by Kai Colo - 22 February 2010
What occurred on an ordinary Suva afternoon Friday 19th February 2010 is the feat of a Fijian folk legend to be told.
It wasn’t performed before live TV or to an assembled media audience. It wasn’t a great rugby sevens winning try nor some valiant deed on a battlefield afar. Vilisi Nadaku from Namara had done it- the stuff of high human moral courage up there with the best. He had boldly approached the military guards strewn at the bottom floor of the Prime Minister's office building and demanded he deliver a letter to the man himself.
The soldiers queried the contents with suspicion but were taken by the man’s quiet but firm insistence on delivering it personally. They escorted Vilisi all the way up to the Prime Minister’s office where the soldier knocked, saluted, entered and delivered the letter.
Prior to his short but epic walk throug Suva from the other end of the city, Vilisi had knelt and prayed at Centenary Church for courage and success in his simple delivery mission. It was complete –the rest was up to the Lord. He had fasted with his family and now that the season of lent had begun he will sacrifice his job and his family’s welfare for what he believed in-Democracy. This simple delivery in time will mark the beginning of the restoration of democracy in Fiji post December 2006 coup.
According to Radio New Zealand International News of Sun 21st February 2010, a letter calling for elections to be held in Fiji this year has been submitted to the military-led regime in Suva. The petition was from Mr. Nadaku, his wife Ana and their five children, demanding Bainimarama and his Interim government returns Fiji to the polls this year, 2010.
Vilisi rose to fame with his lone protest demonstration of the SDL/Interim Regime court ruling in October of 2008. He was charged, convicted and fined an exorbitant amount for breeching the PER decree.
The petition is said to have the support of more than 600-thousand people, demanding a return to democracy before the 2014 date planned by Commodore Frank Bainimarama.
One of those supporting the move, Suliasi Daunitutu, who is part of the Fiji Democracy Movement in Australia, says people in Fiji have endured a lot since the coup in 2006, and he says are now backing earlier elections.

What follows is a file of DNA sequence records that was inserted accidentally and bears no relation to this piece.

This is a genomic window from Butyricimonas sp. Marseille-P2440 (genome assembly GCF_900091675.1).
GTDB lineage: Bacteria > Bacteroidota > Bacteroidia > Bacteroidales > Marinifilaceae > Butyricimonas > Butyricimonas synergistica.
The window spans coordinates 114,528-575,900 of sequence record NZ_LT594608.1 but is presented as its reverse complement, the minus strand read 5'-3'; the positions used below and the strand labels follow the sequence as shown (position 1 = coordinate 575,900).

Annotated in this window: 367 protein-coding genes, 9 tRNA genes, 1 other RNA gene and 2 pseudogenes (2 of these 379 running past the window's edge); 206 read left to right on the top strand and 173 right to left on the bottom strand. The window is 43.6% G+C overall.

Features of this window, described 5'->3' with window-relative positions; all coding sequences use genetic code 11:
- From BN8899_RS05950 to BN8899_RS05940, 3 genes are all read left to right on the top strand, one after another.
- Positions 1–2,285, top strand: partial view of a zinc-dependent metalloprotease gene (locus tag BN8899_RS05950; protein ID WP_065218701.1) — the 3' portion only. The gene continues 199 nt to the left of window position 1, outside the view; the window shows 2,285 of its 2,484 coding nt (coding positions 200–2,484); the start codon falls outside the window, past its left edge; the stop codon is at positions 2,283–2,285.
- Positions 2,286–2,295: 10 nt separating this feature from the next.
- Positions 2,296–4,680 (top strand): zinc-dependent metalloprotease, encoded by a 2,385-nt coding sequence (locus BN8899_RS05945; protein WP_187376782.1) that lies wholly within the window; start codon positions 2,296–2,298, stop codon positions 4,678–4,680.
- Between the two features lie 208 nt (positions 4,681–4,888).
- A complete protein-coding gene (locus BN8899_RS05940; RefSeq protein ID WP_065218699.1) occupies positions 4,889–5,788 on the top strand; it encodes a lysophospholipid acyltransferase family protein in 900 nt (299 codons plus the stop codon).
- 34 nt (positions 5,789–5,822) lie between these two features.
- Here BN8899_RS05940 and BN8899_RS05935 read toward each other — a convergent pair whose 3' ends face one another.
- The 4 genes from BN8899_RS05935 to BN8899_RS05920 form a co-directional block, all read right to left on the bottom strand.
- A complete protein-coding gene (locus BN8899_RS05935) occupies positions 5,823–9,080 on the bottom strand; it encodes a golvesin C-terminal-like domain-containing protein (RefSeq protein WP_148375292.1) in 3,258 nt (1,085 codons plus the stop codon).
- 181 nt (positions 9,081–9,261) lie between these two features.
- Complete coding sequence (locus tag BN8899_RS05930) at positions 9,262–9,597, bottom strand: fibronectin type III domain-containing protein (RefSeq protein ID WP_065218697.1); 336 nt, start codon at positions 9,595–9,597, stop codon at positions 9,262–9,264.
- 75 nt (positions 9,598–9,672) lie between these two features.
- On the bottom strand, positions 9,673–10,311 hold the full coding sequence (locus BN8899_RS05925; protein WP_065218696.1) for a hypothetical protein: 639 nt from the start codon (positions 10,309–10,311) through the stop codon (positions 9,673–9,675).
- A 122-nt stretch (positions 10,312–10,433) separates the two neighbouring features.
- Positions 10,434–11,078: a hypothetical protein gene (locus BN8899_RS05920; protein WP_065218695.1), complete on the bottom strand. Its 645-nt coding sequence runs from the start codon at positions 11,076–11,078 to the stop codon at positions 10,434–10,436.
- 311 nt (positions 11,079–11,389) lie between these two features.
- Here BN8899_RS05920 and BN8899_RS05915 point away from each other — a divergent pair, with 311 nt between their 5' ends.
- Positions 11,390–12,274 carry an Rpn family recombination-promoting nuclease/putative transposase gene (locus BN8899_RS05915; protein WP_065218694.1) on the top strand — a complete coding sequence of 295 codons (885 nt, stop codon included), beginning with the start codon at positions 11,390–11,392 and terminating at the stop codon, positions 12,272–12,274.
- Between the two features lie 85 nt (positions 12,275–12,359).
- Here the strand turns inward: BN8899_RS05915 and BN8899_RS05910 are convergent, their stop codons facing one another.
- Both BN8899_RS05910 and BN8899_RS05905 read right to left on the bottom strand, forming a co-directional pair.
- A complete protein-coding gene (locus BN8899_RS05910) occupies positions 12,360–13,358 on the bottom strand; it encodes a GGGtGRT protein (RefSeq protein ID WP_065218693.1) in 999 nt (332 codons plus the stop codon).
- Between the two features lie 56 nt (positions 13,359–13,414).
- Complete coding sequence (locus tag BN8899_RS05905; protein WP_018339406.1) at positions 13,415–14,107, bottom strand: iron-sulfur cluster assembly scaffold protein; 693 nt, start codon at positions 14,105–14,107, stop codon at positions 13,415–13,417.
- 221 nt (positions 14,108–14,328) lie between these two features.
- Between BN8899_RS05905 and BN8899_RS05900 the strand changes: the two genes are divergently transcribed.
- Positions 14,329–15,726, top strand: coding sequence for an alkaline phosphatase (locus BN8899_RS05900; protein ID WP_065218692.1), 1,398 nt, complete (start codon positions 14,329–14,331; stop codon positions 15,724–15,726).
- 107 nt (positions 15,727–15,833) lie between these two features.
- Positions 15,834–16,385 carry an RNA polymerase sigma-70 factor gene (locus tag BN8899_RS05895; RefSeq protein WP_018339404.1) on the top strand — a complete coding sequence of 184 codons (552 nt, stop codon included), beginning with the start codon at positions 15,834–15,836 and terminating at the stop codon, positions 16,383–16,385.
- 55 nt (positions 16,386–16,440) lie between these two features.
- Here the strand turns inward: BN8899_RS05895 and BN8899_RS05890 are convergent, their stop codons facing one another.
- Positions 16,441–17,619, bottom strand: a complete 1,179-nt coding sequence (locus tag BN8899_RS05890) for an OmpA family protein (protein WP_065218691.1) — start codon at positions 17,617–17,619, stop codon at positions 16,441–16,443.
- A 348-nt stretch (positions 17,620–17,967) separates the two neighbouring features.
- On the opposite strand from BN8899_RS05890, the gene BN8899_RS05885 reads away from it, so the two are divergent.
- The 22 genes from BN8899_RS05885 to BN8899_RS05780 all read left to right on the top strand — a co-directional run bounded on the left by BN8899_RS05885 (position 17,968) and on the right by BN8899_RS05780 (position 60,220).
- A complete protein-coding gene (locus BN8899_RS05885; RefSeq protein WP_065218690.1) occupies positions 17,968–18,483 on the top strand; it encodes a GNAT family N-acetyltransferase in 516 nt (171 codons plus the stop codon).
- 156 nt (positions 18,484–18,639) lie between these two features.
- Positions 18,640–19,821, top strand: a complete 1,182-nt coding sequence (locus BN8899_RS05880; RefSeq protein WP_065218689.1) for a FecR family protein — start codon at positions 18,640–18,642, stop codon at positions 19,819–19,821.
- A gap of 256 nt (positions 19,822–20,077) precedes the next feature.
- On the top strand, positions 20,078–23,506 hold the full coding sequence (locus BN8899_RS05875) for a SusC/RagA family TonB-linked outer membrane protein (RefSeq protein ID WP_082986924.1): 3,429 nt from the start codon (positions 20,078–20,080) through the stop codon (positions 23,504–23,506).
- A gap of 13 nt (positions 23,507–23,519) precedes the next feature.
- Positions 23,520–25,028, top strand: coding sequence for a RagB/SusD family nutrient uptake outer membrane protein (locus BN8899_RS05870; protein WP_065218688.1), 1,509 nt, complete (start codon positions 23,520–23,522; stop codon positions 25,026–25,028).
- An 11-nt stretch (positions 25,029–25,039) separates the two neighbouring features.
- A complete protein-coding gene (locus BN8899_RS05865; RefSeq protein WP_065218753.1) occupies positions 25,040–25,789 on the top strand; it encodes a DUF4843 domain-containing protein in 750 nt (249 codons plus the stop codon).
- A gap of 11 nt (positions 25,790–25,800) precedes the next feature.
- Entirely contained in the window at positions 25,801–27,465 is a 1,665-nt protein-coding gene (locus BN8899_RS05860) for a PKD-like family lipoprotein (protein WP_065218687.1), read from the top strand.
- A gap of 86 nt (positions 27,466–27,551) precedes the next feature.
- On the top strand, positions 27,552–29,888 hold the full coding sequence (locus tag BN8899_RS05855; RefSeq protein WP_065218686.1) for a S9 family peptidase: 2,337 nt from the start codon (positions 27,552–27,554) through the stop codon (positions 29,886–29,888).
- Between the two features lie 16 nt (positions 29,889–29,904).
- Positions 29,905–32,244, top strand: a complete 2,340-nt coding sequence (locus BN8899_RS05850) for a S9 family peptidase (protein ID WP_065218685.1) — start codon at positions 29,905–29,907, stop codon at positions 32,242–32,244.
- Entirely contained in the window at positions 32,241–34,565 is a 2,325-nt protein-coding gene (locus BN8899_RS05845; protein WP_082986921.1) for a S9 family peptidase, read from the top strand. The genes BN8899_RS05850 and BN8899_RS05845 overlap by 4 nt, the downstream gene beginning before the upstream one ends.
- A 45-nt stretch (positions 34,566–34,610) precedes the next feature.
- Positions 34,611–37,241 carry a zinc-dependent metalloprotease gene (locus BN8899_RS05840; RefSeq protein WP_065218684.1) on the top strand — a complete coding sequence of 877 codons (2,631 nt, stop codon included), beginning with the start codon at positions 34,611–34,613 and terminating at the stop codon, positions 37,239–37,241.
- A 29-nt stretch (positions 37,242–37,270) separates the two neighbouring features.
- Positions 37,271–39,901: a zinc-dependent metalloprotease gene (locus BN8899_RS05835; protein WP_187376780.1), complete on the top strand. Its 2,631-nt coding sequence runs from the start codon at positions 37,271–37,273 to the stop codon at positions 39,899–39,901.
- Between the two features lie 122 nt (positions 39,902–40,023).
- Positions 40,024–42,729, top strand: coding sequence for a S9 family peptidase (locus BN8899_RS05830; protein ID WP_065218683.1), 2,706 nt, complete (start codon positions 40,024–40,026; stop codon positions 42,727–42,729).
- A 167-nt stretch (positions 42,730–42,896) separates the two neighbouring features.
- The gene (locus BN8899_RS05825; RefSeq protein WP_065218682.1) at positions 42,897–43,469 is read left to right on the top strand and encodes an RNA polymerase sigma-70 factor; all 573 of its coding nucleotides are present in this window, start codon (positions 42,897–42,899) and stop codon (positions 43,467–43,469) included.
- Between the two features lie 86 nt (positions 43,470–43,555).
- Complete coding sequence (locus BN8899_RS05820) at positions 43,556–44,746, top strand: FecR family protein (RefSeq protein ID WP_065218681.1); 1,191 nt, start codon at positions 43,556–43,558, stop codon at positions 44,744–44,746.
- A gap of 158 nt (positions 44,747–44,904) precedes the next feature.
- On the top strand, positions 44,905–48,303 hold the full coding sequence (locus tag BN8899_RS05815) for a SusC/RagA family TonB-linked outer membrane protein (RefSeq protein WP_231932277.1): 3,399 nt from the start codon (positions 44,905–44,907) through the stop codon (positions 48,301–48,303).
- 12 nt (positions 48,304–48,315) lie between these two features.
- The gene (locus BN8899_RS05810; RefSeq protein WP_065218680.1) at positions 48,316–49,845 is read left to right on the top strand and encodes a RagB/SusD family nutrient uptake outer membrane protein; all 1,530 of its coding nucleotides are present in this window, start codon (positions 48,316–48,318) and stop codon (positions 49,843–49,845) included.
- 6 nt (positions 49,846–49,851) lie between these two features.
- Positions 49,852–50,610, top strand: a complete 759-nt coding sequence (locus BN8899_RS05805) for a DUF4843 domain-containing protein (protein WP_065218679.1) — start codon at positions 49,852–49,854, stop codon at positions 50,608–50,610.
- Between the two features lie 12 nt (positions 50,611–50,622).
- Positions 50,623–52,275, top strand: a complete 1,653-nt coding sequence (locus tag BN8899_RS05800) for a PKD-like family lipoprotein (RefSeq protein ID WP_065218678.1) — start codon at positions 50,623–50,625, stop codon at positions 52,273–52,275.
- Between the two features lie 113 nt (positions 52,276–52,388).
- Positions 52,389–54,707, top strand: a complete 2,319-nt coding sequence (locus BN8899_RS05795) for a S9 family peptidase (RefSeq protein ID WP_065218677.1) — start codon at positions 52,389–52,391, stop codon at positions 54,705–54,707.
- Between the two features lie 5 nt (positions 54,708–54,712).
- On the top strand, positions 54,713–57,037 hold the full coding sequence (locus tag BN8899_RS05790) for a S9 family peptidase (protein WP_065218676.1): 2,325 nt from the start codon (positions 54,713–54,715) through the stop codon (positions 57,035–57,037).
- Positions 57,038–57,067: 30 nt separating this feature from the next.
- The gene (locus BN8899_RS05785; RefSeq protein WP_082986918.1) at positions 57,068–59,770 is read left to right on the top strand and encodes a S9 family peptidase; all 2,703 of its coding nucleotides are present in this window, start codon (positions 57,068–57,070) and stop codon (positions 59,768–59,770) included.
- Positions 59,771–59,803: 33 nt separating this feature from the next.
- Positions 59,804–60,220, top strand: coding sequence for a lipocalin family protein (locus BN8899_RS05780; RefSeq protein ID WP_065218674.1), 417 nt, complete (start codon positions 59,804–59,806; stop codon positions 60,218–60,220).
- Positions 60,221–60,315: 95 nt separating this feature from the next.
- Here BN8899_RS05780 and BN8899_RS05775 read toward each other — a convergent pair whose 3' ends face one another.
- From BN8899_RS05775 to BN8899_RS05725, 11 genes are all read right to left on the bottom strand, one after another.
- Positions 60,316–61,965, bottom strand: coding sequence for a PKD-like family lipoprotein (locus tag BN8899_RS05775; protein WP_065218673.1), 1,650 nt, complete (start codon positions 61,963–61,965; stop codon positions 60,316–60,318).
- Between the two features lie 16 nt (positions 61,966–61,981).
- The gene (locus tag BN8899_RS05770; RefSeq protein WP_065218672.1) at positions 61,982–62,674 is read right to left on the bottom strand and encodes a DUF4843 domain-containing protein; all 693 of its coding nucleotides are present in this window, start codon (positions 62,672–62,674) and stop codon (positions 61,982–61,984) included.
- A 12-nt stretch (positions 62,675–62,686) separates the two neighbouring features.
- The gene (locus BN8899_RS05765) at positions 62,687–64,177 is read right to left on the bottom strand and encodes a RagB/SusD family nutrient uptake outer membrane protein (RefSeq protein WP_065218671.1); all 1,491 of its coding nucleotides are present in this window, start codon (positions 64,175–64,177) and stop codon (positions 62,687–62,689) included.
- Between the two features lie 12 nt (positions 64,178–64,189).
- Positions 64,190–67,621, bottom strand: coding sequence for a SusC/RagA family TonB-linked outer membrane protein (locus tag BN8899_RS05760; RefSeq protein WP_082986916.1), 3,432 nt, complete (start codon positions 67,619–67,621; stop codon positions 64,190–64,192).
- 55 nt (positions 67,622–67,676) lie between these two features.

He says people are afraid to express that openly, so it’s being done through various political parties who applaud and are in awe of this one man’s courage at the risk of imprisonment.
Mr Daunitutu says the leaders of the Fiji Labour, SDL and National Federation parties submitted a list of their members to be included in the document for their parties have been outlawed.
What Vilisi is petitioning for is his family’s right to elections as contained in Article 21 of the UDHR which states; “Everyone has the right to take part in the government of his country, directly or through freely chosen representatives.
We as citizens of Fiji should all take pride that we have men like Vilisi amongst us. For in a society where emphasis continues to be placed on ethnicity and race we have lost track of the power of the Family. What Vilisi has done is reclaim our distinct “Fiji identity” as Family which our whole society is built on.
Ratu Joni Madrawiwi in a landmark speech “Evolving Identity” at the Rotary Club Suva, 5th October 2006, said, “We are one big Fiji Family. Families are important to us. We belong to one and are connected to many others. Families are how we identify each other. We try to find links. And then make judgements and assumptions accordingly. What family are you from? Who are you? Who are you related to”?
We as citizens of Fiji locally and globally are proud to be related to you Mr and Mrs Vilisi Nadaku and family. Vinaka Vaka levu,tagane me vakalou mana taki iko na tamada sa cecere.